Find a property that suits your needs
What things should you consider before choosing a location for your store?
Project your revenue and expenses before entering into a lease, including the length of time required to make a profit. Ensure the terms of the lease meet your needs.
- Target Customers
Know your target customers including age, financial status, buying behaviours and habits to decide on the appropriate location.
Speak to neighbouring tenants and ask them questions about the traffic of people in the area, main entry and exit points (if in a centre), why the previous tenant vacated and about business in general in the area.
- Condition of the Premises
Prepare a condition report before deciding on the premises, including photos. Consider the type and costs of the fitout.
Consider where your customers and staff will park. If there are dedicated car spaces, ensure they are clearly documented in the lease.
Negotiate terms of the lease with the landlord
Have your lawyer or agent assist you before agreeing on the terms of your lease. Things you can negotiate include:
A rent free period or a monetary contribution towards your fitout.
The landlord may seek to obtain a personal guarantee and or a cash bond or bank guarantee. Please exercise caution and avoid providing a personal guarantee where possible.
- Option period
It is always advisable to have one or multiple options to extend the term of your lease. This will assist if you are considering selling your business in the future.
- Lawyer costs
Try to avoid agreeing to pay for any lawyer costs of the landlord. If you are a retail shop then some states have a legislation that prohibits these costs being recoverable by the landlord.
You could request a sole right to conduct your type of business within the ‘centre’ which will decrease competition.
- Assign or sublet
Ensure you are able to assign or sublet the lease with minimal conditions.
Once the above terms have been agreed this is generally documented in a “letter of intent” or “heads of agreement” and then signed by both parties.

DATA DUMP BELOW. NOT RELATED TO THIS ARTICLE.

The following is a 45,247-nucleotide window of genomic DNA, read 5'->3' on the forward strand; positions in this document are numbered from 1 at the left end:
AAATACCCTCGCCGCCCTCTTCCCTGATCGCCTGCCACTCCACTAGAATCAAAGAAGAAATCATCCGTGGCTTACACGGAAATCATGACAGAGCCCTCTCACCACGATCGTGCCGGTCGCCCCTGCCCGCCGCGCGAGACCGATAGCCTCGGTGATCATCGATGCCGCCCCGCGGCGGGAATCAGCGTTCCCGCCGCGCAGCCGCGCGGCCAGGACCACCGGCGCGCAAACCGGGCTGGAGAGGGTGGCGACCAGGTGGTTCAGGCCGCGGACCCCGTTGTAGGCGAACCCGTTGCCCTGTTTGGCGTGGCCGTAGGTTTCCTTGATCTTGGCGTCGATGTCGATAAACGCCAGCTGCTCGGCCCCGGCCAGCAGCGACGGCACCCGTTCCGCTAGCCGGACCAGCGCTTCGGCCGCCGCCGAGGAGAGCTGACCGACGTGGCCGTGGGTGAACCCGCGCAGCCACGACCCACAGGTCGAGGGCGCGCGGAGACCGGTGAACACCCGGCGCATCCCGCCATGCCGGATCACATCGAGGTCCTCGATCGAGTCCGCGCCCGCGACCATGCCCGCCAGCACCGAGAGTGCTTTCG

Have your lawyer review the lease
Do not be fooled by the term “this lease is standard”. You may be agreeing to a lease that you may not be able to afford due to its hidden costs. You may risk losing thousands if you do not obtain specialist leasing advice from a lawyer.
Many leases are skewed to the landlord’s advantage and by obtaining advice from a leasing lawyer they can ensure that the lease is favourable to you.
Good lawyers pay for themselves. In most cases they can save you more than you pay for them over the life of your lease. Seek expert legal advice to your advantage.
Negotiate changes to the lease via your lawyer
It is often the case that even though terms are agreed between the parties they may not be incorporated into the lease. If agreed terms are missed in the lease then you will lose the benefit of these terms.
Further, many clauses have hidden costs which your lawyer can seek to amend to save you money.
Agree on the final lease
Once all negotiated amendments are finalised and your lawyer has advised you of your rights and obligations under the lease, you are then ready to sign the lease.
Sign the lease
The lease will be signed by you and the landlord. Some states require it to be signed in duplicate or triplicate. If you are able to register the lease then your lawyer will advise you where to sign to ensure you are compliant for registration.
Have the lease registered (recommended if possible)
The cost of registration is minimal and is recommended but not mandatory. Registration of the lease will protect your interest in the property by giving notice to third parties including buyers of the property and any mortgagee seeking to obtain possession or sell the property.
Keep a copy of the lease
Scan and keep a copy of the signed lease on your computer for future reference.